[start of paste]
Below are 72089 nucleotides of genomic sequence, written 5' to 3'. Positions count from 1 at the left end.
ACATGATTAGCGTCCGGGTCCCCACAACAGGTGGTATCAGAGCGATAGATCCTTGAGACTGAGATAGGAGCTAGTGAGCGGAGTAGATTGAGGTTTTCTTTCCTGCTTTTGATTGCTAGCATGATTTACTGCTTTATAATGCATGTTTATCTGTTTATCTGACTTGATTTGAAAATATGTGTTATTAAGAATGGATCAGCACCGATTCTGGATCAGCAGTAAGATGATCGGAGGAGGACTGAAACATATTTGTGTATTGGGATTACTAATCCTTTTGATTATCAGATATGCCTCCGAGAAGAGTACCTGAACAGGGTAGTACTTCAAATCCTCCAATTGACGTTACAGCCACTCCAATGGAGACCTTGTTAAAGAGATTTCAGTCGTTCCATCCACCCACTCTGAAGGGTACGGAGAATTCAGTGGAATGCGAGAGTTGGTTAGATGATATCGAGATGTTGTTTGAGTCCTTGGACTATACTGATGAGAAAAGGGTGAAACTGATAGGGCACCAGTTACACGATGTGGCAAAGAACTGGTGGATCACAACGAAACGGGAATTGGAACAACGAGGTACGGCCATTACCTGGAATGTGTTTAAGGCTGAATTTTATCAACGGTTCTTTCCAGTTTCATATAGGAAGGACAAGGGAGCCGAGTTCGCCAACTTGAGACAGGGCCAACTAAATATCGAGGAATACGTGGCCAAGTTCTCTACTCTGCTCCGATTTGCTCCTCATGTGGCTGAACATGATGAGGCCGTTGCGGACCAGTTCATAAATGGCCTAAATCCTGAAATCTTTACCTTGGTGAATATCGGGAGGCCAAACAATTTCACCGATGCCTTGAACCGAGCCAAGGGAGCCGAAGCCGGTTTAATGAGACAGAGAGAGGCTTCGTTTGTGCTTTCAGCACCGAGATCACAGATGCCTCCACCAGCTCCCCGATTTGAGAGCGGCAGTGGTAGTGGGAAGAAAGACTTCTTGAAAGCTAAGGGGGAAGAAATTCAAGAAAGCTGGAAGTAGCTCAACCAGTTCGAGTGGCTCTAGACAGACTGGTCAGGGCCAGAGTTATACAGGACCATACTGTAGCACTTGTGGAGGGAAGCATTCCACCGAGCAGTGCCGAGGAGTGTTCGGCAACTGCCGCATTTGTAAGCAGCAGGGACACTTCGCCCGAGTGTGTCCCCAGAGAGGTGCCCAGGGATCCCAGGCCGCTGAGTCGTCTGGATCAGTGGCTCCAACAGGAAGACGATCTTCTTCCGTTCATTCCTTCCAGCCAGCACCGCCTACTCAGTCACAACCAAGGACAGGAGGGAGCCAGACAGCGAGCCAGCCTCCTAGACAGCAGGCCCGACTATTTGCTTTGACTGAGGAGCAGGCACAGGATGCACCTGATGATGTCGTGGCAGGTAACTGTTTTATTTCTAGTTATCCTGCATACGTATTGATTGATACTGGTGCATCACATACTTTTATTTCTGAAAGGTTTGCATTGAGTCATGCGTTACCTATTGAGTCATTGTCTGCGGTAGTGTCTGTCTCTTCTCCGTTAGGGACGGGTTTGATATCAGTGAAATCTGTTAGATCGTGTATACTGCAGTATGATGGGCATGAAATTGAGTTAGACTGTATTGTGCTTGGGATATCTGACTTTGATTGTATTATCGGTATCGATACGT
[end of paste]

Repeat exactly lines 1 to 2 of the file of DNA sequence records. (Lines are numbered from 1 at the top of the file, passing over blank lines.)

Below are 72089 nucleotides of genomic sequence, written 5' to 3'. Positions count from 1 at the left end.
ACATGATTAGCGTCCGGGTCCCCACAACAGGTGGTATCAGAGCGATAGATCCTTGAGACTGAGATAGGAGCTAGTGAGCGGAGTAGATTGAGGTTTTCTTTCCTGCTTTTGATTGCTAGCATGATTTACTGCTTTATAATGCATGTTTATCTGTTTATCTGACTTGATTTGAAAATATGTGTTATTAAGAATGGATCAGCACCGATTCTGGATCAGCAGTAAGATGATCGGAGGAGGACTGAAACATATTTGTGTATTGGGATTACTAATCCTTTTGATTATCAGATATGCCTCCGAGAAGAGTACCTGAACAGGGTAGTACTTCAAATCCTCCAATTGACGTTACAGCCACTCCAATGGAGACCTTGTTAAAGAGATTTCAGTCGTTCCATCCACCCACTCTGAAGGGTACGGAGAATTCAGTGGAATGCGAGAGTTGGTTAGATGATATCGAGATGTTGTTTGAGTCCTTGGACTATACTGATGAGAAAAGGGTGAAACTGATAGGGCACCAGTTACACGATGTGGCAAAGAACTGGTGGATCACAACGAAACGGGAATTGGAACAACGAGGTACGGCCATTACCTGGAATGTGTTTAAGGCTGAATTTTATCAACGGTTCTTTCCAGTTTCATATAGGAAGGACAAGGGAGCCGAGTTCGCCAACTTGAGACAGGGCCAACTAAATATCGAGGAATACGTGGCCAAGTTCTCTACTCTGCTCCGATTTGCTCCTCATGTGGCTGAACATGATGAGGCCGTTGCGGACCAGTTCATAAATGGCCTAAATCCTGAAATCTTTACCTTGGTGAATATCGGGAGGCCAAACAATTTCACCGATGCCTTGAACCGAGCCAAGGGAGCCGAAGCCGGTTTAATGAGACAGAGAGAGGCTTCGTTTGTGCTTTCAGCACCGAGATCACAGATGCCTCCACCAGCTCCCCGATTTGAGAGCGGCAGTGGTAGTGGGAAGAAAGACTTCTTGAAAGCTAAGGGGGAAGAAATTCAAGAAAGCTGGAAGTAGCTCAACCAGTTCGAGTGGCTCTAGACAGACTGGTCAGGGCCAGAGTTATACAGGACCATACTGTAGCACTTGTGGAGGGAAGCATTCCACCGAGCAGTGCCGAGGAGTGTTCGGCAACTGCCGCATTTGTAAGCAGCAGGGACACTTCGCCCGAGTGTGTCCCCAGAGAGGTGCCCAGGGATCCCAGGCCGCTGAGTCGTCTGGATCAGTGGCTCCAACAGGAAGACGATCTTCTTCCGTTCATTCCTTCCAGCCAGCACCGCCTACTCAGTCACAACCAAGGACAGGAGGGAGCCAGACAGCGAGCCAGCCTCCTAGACAGCAGGCCCGACTATTTGCTTTGACTGAGGAGCAGGCACAGGATGCACCTGATGATGTCGTGGCAGGTAACTGTTTTATTTCTAGTTATCCTGCATACGTATTGATTGATACTGGTGCATCACATACTTTTATTTCTGAAAGGTTTGCATTGAGTCATGCGTTACCTATTGAGTCATTGTCTGCGGTAGTGTCTGTCTCTTCTCCGTTAGGGACGGGTTTGATATCAGTGAAATCTGTTAGATCGTGTATACTGCAGTATGATGGGCATGAAATTGAGTTAGACTGTATTGTGCTTGGGATATCTGACTTTGATTGTATTATCGGTATCGATACGT